NIH issues grants to medical centers towards tests for undiagnosed diseases
According to the NIH, the sites will evaluate and investigate medical cases involving patients who have had prolonged, undiagnosed conditions and symptoms and report the findings to the NIH's corresponding working group.
The program, which has been modeled after an earlier pilot program by the NIH, builds on a previous program at the NIH's clinical center in Bethesda, Md., that has worked to evaluate and diagnose medical conditions for patients.
"Newly developed methods for genome sequencing now provide us amazingly powerful approaches for deciphering the causes of rare undiagnosed conditions," Eric Green, the director of the National Human Genome Research Institute, said. "Along with robust clinical evaluations, genomics will play a central role in the Undiagnosed Diseases Network's mission."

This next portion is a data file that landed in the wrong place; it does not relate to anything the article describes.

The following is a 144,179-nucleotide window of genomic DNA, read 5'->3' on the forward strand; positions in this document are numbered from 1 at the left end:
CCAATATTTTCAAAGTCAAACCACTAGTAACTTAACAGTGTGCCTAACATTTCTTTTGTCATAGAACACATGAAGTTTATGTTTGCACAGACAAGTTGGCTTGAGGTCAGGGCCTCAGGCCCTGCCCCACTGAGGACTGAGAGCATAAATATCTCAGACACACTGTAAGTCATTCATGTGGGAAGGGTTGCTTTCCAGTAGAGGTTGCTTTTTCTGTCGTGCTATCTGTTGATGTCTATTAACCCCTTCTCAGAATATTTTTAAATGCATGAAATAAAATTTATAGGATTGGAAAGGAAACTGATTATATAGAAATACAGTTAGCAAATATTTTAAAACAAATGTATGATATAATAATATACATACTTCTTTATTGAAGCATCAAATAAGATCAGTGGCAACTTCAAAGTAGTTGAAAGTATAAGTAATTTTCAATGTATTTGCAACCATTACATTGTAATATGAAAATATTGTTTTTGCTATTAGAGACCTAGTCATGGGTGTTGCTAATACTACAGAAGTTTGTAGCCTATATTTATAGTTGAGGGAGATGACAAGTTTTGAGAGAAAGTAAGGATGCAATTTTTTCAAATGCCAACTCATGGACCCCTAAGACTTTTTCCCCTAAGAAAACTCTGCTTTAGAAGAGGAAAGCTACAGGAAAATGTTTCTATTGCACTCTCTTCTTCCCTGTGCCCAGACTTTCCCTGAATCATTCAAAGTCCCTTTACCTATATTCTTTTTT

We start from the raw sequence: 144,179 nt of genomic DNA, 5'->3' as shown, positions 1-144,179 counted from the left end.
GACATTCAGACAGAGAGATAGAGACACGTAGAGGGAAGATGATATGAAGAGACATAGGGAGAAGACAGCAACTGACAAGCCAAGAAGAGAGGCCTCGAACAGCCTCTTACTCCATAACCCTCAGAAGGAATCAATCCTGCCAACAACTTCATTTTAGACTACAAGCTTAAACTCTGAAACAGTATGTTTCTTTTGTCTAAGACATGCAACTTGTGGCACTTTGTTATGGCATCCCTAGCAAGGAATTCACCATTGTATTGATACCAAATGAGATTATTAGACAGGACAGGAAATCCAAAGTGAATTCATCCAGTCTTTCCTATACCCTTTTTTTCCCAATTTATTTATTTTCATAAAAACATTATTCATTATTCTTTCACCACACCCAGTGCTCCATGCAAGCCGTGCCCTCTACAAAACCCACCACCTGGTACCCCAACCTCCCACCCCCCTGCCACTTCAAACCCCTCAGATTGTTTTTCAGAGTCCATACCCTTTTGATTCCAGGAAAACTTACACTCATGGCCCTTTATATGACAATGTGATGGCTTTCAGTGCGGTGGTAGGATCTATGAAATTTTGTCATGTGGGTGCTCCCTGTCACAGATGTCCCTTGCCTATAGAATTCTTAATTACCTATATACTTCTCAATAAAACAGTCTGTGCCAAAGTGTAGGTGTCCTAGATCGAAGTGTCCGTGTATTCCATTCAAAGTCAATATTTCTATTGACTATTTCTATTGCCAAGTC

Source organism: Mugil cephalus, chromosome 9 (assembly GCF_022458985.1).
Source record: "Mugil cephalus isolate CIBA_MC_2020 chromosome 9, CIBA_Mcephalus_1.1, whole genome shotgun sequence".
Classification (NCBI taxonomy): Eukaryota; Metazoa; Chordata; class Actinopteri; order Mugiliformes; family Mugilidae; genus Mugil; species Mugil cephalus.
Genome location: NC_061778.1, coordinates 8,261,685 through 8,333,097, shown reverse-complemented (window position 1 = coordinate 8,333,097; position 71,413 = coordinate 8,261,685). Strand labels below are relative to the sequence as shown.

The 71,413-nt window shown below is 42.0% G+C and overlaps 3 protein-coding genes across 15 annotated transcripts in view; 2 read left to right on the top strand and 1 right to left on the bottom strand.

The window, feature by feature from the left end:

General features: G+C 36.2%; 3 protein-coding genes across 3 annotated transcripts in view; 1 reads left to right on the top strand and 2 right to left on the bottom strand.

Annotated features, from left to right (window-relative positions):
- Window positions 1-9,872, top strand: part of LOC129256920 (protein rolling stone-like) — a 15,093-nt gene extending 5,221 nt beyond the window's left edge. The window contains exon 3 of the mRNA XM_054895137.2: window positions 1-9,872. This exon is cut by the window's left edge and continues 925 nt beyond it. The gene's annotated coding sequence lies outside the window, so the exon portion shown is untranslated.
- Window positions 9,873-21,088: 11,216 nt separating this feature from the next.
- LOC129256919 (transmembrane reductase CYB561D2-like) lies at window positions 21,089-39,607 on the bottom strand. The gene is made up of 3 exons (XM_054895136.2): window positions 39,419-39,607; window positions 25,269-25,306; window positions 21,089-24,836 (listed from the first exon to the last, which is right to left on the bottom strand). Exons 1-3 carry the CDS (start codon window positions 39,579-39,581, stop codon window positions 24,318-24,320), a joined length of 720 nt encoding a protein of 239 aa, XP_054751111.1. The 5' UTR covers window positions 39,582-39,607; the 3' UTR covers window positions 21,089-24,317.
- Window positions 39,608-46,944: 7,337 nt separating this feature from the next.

Recipients include Baylor College of Medicine in Houston, Texas; Boston Children's Hospital, Brigham and Women's Hospital and Massachusetts General Hospital; Duke University in North Carolina; Stanford University in California; University of California-Los Angeles; and Vanderbilt University Medical Center in Nashville, Tenn.
While each new clinical site may vary when it comes to insurance coverage for testing and care, no patient will be turned away from participation in the program because of a lack of health insurance.
"We believe that there is a substantial unmet demand for the diagnoses of conditions that have perplexed skillful physicians," Isaac Kohane, a professor of pediatrics at Harvard Medical School and Boston Children's Hospital, said. "We want to address inquiries from physicians and patients throughout the country who require these services and, in doing so, create a 21st century model for diagnosis and treatment in this genomic and information-intensive era."
The network will only test its operating procedures in the first year, though it will gradually expand so the rate of admissions reaches 50 patients per year for each new test site by 2017.